A lawyer for the state Department of Correction said that a judge's controversial ruling forcing the agency to allow a transsexual inmate to have sexual reassignment surgery "expands the Eighth Amendment by new heights."
Attorney Richard McFarland made the argument during a hearing before a panel of judges for the 1st U.S. Circuit Court of Appeals. The panel heard arguments Tuesday morning on whether to reverse a district court judge's ruling that inmate Michelle Kosilek's sex change must be allowed to treat her gender identity disorder. The Department of Correction appealed the decision to the higher court.
Kosilek's attorney, Frances Cohen, argued that the sex change was recommended by various medical professionals including the psychiatrist heading the program contracted by the DOC.
"She lives with mental anguish on a daily basis," Cohen said, adding that Kosilek has lived the lifestyle of a woman for more than a year, as recommended for people considering a sex change.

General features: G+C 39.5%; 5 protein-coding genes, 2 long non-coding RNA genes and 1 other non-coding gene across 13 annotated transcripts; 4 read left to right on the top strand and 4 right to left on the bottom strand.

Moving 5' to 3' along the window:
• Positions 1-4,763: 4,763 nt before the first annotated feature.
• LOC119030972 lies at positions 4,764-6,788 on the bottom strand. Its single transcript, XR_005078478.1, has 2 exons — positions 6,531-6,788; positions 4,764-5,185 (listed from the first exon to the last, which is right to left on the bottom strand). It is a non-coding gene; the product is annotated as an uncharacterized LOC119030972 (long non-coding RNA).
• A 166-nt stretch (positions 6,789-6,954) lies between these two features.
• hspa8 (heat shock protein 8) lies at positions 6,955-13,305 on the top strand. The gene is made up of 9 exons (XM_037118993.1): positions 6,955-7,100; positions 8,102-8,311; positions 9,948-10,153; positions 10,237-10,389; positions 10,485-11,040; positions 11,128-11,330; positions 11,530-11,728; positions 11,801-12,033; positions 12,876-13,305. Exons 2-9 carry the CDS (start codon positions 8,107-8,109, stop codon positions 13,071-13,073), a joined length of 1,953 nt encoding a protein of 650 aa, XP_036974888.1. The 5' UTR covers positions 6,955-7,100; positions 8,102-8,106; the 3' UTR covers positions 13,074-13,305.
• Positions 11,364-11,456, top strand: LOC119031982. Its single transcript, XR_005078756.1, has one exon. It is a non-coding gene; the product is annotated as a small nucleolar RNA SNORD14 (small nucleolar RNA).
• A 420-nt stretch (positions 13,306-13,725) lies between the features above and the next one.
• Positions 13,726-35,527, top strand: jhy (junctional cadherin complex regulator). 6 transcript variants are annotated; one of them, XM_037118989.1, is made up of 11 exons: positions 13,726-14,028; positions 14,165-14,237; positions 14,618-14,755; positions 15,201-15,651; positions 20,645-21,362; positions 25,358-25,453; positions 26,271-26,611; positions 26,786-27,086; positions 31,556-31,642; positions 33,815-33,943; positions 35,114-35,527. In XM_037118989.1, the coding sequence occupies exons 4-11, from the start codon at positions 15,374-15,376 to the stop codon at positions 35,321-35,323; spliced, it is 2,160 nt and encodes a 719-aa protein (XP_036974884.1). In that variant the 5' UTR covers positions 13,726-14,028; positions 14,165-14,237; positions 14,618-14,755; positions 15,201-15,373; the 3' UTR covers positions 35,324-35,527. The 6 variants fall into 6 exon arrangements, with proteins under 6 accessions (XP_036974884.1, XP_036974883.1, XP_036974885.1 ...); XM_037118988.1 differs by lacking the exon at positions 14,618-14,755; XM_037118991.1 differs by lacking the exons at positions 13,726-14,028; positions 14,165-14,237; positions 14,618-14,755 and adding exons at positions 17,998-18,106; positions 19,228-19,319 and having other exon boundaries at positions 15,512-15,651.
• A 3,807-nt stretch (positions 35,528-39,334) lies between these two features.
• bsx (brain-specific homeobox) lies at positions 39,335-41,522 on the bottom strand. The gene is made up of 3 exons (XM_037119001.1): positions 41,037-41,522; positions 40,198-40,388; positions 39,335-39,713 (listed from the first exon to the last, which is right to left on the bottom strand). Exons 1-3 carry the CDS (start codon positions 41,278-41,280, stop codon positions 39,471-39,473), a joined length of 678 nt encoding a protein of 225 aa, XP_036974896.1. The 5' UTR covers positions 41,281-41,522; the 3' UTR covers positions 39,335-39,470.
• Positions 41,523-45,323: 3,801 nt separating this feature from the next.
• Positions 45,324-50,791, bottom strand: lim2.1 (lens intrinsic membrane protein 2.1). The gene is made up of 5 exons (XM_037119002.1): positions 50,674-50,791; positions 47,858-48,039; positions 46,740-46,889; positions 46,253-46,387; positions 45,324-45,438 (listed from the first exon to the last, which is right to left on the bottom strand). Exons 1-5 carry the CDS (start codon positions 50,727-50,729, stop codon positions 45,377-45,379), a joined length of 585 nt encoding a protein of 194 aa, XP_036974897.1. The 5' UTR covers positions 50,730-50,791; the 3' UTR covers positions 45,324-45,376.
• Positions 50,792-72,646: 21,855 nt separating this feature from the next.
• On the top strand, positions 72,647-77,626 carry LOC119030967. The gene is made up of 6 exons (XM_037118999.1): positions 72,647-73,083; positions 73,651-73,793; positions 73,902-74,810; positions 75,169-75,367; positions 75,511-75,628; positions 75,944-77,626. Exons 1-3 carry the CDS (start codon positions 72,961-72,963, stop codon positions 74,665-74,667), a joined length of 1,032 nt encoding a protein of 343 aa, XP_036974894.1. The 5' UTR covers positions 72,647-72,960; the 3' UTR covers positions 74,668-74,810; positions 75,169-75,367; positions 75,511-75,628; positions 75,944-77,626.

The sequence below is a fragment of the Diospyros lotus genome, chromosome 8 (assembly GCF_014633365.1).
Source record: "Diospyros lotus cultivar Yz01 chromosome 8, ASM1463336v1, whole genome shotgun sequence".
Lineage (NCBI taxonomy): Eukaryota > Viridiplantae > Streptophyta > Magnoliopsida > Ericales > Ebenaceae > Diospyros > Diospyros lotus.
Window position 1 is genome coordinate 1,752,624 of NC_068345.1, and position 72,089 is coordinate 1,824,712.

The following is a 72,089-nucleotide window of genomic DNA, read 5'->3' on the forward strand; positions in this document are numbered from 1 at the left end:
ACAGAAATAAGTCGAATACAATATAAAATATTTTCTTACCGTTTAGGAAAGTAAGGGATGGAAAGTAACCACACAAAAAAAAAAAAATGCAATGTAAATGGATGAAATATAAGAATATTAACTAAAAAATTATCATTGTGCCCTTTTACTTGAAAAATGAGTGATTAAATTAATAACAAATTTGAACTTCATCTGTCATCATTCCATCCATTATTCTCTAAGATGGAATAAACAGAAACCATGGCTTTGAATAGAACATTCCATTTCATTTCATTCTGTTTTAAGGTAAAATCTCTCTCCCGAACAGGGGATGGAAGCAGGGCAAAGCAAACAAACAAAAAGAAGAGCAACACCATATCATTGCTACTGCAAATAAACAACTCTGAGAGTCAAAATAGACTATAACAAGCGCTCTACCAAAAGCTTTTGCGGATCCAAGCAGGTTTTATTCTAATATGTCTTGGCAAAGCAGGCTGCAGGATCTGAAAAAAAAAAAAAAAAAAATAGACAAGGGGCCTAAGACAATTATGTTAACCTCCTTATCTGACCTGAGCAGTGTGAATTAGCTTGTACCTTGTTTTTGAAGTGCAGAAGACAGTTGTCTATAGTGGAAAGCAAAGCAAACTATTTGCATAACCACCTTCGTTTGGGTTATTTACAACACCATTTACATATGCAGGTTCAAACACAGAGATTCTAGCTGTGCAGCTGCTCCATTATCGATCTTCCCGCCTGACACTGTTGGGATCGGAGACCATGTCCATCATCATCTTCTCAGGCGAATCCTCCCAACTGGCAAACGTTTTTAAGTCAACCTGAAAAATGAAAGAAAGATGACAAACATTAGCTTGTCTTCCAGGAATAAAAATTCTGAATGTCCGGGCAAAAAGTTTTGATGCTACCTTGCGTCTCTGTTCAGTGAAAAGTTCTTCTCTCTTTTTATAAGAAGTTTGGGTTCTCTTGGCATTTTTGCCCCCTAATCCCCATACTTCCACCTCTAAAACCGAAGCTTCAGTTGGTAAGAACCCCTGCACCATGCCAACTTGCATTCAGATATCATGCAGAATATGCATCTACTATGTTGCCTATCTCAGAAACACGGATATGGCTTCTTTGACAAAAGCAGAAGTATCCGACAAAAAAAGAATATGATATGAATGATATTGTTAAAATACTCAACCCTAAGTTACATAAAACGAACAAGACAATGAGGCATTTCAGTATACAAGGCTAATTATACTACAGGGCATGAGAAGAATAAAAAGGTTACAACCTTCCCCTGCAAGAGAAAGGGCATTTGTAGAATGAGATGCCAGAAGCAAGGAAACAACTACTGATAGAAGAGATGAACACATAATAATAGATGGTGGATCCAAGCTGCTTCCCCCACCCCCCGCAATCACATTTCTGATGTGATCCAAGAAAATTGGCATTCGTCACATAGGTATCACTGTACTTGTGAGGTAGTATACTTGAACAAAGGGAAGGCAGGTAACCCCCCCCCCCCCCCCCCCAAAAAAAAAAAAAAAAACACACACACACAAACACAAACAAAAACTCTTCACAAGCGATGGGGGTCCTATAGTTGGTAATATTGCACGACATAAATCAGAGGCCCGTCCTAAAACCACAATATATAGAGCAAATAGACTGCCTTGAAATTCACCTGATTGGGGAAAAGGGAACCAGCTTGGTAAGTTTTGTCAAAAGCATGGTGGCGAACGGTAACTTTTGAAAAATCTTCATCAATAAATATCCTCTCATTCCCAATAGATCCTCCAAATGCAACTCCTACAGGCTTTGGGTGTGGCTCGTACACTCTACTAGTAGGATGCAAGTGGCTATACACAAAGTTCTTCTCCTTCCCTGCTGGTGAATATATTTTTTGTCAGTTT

Cohen said that Kosilek, 63, has been a model prisoner and that she corrects fellow inmates and corrections officers when they fail to use the correct pronouns.
When asked by reporters after the hearing, Cohen refused to comment on how much the surgery would cost. She said there's no evidence that the surgery would increase the cost of the plan the state purchases to cover its thousands of inmates.
Kosilek, who was born Robert, killed her wife in Mansfield more than two decades ago. The initial ruling that forces the state to allow and pay for the sex change stemmed from a lawsuit that Kosilek filed against the DOC claiming that refusing to provide her with the surgery violated her Eighth Amendment rights.
The ruling was put on hold while the appeal takes place.
A decision by the appeals court will likely take months.
Follow Michael Naughton on Twittter @metrobosmike.